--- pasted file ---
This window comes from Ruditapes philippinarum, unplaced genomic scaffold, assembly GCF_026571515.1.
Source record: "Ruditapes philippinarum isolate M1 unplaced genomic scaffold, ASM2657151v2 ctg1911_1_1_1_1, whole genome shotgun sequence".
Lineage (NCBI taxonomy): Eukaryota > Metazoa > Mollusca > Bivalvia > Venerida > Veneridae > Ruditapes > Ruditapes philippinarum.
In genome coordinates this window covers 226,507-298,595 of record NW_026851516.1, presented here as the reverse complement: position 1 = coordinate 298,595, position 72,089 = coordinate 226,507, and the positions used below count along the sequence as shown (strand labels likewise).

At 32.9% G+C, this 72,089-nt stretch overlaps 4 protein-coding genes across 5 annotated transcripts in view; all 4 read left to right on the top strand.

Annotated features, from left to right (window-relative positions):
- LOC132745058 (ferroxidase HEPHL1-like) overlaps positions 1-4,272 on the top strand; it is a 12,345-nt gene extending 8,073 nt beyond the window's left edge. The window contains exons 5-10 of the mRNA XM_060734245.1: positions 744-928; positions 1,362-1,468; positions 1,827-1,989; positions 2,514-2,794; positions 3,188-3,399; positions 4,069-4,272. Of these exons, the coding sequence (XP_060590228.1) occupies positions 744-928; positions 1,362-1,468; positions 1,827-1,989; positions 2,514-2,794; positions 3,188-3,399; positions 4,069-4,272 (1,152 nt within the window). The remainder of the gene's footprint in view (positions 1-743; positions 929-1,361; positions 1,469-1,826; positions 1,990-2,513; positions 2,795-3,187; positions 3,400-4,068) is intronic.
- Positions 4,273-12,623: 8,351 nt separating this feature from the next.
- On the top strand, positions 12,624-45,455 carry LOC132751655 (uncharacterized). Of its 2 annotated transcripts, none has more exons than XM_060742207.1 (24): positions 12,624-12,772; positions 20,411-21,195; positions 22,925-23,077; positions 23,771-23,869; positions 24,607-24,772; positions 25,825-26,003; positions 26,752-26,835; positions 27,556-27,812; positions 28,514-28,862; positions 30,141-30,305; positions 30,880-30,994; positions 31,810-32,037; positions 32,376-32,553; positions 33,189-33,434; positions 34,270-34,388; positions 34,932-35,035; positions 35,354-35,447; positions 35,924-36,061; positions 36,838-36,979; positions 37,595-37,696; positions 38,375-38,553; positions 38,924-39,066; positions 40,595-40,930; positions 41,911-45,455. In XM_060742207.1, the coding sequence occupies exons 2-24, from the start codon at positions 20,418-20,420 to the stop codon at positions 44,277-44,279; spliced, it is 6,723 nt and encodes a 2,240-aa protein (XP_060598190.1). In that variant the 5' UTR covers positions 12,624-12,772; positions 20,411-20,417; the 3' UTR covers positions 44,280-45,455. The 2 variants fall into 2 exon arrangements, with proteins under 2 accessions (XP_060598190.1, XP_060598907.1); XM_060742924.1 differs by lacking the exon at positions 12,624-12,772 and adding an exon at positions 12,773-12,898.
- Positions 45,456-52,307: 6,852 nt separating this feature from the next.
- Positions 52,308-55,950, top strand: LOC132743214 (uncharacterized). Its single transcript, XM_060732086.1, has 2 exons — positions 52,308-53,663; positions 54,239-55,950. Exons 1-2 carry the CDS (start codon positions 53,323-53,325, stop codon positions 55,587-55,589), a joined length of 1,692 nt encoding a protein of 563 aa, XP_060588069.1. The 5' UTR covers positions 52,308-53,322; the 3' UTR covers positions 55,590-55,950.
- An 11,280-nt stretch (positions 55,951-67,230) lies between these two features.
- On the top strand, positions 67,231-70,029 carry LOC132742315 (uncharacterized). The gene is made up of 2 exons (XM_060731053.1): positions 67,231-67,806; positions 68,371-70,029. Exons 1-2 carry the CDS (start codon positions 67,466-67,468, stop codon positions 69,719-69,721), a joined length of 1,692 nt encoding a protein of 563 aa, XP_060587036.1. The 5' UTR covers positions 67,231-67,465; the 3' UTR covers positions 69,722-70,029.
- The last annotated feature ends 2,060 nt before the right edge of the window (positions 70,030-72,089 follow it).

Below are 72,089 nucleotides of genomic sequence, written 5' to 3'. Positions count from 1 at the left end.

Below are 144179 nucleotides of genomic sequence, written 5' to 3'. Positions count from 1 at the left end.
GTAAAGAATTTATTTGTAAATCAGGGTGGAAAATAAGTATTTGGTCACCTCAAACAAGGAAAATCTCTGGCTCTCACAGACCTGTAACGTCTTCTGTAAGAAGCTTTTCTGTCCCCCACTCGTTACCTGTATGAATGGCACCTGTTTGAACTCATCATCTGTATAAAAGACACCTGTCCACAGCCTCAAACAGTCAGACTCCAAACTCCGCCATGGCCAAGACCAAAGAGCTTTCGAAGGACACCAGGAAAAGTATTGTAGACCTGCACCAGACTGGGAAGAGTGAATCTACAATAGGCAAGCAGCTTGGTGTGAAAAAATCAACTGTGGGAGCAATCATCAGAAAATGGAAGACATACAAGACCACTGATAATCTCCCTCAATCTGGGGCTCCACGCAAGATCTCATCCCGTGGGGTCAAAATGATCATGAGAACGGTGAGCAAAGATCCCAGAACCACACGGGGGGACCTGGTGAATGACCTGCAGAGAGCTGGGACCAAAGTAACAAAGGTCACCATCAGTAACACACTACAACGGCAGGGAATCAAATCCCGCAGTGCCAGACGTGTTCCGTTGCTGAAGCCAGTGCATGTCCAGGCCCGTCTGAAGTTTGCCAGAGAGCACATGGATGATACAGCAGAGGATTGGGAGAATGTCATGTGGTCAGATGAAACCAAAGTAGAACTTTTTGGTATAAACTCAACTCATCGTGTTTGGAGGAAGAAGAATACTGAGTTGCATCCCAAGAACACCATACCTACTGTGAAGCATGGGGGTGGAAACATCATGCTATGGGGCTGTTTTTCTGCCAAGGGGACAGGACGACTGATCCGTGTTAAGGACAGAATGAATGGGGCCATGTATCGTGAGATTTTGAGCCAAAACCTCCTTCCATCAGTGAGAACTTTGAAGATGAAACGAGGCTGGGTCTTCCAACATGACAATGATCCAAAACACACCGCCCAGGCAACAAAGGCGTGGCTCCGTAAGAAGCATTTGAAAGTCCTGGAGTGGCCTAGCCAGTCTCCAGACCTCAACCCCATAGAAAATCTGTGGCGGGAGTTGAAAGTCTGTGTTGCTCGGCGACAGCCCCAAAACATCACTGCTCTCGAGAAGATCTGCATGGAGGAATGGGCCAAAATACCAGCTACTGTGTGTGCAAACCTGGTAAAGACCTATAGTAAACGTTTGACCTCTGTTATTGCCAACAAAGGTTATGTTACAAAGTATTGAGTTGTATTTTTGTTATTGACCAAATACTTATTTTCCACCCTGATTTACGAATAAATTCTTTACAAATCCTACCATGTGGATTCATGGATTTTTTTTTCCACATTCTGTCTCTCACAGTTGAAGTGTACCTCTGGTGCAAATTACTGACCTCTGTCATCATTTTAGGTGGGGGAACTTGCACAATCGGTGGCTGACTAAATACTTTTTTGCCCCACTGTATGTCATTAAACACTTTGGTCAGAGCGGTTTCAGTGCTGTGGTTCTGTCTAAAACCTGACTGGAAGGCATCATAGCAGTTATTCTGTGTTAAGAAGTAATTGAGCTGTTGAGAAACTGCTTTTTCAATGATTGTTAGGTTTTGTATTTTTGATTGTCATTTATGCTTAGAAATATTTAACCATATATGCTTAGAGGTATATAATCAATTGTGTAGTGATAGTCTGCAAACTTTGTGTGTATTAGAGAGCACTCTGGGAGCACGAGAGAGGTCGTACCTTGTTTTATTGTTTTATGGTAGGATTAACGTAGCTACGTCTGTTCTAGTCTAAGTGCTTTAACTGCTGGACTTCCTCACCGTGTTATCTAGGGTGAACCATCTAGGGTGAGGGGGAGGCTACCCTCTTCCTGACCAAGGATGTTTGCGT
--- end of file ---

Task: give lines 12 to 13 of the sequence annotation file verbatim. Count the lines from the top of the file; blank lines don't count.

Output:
- An 11,280-nt stretch (positions 55,951-67,230) lies between these two features.
- On the top strand, positions 67,231-70,029 carry LOC132742315 (uncharacterized). The gene is made up of 2 exons (XM_060731053.1): positions 67,231-67,806; positions 68,371-70,029. Exons 1-2 carry the CDS (start codon positions 67,466-67,468, stop codon positions 69,719-69,721), a joined length of 1,692 nt encoding a protein of 563 aa, XP_060587036.1. The 5' UTR covers positions 67,231-67,465; the 3' UTR covers positions 69,722-70,029.